Myth: Walking is enough

Myth: Walking is enough
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Walking is great, but your body needs more. “The greatest long-term benefits of exercise stem from working your body into overload, meaning pushing strength, flexibility, and cardio conditioning to force your body to adapt to more stressful requirements,” explains McCann. “While there is research connecting some walking to basic heart health, walking alone does not stress your heart enough to create true cardiovascular improvement.” Try building in some intervals – short bursts of fast walking or jogging – into your walks, and make time for strength training as well, he says.

Check out what happens to your body when you start walking 10,000 steps a day.

Myth: Lifting weights is bad for my joints

Myth: Lifting weights is bad for my joints
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You don’t need to stick to one-kilo weights just because you’re 50, 60, or even 70. It’s all about knowing your body and proper form. “Weight-lifting can be a very daunting form of exercise – some people are concerned that it will actually produce more harm than good. However, lifting with good form and appropriate weights has been proven to be safe and effective for strength development for all ages,” says McCann. “In addition, weight-lifting is critical for long-term bone health and general strength can be a good indicator of long-term independence. There is little evidence that weight-lifting leads to arthritis or other joint issues.”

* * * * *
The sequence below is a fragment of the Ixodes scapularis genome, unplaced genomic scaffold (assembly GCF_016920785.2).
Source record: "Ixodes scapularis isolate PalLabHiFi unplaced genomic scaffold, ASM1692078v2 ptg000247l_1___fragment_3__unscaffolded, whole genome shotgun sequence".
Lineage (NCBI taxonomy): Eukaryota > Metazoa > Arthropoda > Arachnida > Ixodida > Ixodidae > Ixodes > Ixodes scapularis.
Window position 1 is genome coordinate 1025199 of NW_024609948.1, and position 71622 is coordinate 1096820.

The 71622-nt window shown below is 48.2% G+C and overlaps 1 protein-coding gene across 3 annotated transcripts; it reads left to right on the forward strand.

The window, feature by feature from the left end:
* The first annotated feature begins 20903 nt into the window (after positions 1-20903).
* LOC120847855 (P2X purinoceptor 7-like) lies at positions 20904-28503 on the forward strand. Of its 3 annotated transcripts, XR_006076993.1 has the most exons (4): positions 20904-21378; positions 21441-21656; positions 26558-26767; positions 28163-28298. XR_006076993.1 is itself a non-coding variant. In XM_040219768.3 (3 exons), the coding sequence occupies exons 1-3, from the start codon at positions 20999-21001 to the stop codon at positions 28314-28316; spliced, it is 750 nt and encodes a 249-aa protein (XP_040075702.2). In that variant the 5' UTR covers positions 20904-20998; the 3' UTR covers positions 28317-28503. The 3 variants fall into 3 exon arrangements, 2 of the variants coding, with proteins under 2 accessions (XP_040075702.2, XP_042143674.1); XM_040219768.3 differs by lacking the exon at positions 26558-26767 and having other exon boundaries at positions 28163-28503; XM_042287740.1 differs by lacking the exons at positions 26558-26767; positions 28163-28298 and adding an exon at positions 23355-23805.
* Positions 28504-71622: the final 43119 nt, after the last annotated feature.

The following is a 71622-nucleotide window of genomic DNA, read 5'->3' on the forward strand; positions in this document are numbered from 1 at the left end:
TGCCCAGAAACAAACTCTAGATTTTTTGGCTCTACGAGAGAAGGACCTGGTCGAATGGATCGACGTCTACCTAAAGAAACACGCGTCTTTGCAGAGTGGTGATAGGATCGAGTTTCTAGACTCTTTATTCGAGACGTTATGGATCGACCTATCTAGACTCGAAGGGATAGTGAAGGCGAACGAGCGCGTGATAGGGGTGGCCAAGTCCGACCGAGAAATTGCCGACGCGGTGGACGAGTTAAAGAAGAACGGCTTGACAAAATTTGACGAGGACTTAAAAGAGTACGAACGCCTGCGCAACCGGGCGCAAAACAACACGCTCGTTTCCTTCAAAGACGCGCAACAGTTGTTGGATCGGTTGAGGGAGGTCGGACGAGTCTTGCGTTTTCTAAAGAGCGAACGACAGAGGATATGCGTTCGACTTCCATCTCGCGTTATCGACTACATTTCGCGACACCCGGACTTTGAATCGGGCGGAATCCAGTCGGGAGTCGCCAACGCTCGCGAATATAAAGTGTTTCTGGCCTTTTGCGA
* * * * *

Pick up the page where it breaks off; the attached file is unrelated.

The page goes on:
Myth: You can’t fix poor balance

Myth: You can’t fix poor balance